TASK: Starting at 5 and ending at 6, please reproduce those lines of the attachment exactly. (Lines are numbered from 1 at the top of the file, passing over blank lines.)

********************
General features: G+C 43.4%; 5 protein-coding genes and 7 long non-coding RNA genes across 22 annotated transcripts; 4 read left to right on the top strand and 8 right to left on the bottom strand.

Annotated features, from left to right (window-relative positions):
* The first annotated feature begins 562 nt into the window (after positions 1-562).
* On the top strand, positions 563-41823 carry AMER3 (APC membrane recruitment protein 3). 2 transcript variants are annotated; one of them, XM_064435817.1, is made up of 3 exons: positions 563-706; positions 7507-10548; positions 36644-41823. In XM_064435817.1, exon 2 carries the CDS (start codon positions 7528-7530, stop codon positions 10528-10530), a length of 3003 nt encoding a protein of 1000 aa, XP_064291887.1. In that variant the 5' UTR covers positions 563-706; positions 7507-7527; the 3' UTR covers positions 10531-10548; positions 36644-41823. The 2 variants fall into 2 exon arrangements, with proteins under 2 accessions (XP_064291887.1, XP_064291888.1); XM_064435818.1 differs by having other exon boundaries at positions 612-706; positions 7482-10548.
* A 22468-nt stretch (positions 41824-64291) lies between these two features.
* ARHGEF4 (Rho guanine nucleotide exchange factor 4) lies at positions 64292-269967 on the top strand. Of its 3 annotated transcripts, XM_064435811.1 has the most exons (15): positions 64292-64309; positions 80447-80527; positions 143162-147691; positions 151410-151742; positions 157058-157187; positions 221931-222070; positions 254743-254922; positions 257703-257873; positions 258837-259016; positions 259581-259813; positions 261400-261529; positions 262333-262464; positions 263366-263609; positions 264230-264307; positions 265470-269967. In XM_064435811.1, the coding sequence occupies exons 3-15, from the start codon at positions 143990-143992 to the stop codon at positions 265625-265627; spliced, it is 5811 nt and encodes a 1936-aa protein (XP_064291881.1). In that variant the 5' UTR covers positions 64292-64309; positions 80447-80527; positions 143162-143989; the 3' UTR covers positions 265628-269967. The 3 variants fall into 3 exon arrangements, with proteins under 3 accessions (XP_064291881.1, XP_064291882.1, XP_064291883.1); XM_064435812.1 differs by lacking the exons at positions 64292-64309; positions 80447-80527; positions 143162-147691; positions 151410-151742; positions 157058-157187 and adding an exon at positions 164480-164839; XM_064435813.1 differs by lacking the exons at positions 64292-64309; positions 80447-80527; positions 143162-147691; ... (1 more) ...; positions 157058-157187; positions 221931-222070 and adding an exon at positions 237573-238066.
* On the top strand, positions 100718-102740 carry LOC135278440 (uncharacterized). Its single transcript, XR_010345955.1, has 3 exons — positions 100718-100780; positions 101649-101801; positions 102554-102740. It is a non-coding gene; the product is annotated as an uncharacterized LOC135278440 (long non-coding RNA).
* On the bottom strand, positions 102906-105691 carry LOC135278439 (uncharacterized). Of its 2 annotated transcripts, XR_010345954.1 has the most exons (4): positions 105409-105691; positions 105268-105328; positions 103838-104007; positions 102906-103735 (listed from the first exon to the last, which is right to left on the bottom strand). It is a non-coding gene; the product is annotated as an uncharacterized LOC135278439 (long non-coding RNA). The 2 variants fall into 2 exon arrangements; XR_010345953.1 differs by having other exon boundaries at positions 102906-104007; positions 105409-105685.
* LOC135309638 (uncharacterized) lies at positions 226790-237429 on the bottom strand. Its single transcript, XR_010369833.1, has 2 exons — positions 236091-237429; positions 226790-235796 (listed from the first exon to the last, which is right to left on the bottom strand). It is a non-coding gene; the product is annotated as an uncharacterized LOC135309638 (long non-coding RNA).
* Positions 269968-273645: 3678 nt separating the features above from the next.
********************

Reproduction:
* A 22468-nt stretch (positions 41824-64291) lies between these two features.
* ARHGEF4 (Rho guanine nucleotide exchange factor 4) lies at positions 64292-269967 on the top strand. Of its 3 annotated transcripts, XM_064435811.1 has the most exons (15): positions 64292-64309; positions 80447-80527; positions 143162-147691; positions 151410-151742; positions 157058-157187; positions 221931-222070; positions 254743-254922; positions 257703-257873; positions 258837-259016; positions 259581-259813; positions 261400-261529; positions 262333-262464; positions 263366-263609; positions 264230-264307; positions 265470-269967. In XM_064435811.1, the coding sequence occupies exons 3-15, from the start codon at positions 143990-143992 to the stop codon at positions 265625-265627; spliced, it is 5811 nt and encodes a 1936-aa protein (XP_064291881.1). In that variant the 5' UTR covers positions 64292-64309; positions 80447-80527; positions 143162-143989; the 3' UTR covers positions 265628-269967. The 3 variants fall into 3 exon arrangements, with proteins under 3 accessions (XP_064291881.1, XP_064291882.1, XP_064291883.1); XM_064435812.1 differs by lacking the exons at positions 64292-64309; positions 80447-80527; positions 143162-147691; positions 151410-151742; positions 157058-157187 and adding an exon at positions 164480-164839; XM_064435813.1 differs by lacking the exons at positions 64292-64309; positions 80447-80527; positions 143162-147691; ... (1 more) ...; positions 157058-157187; positions 221931-222070 and adding an exon at positions 237573-238066.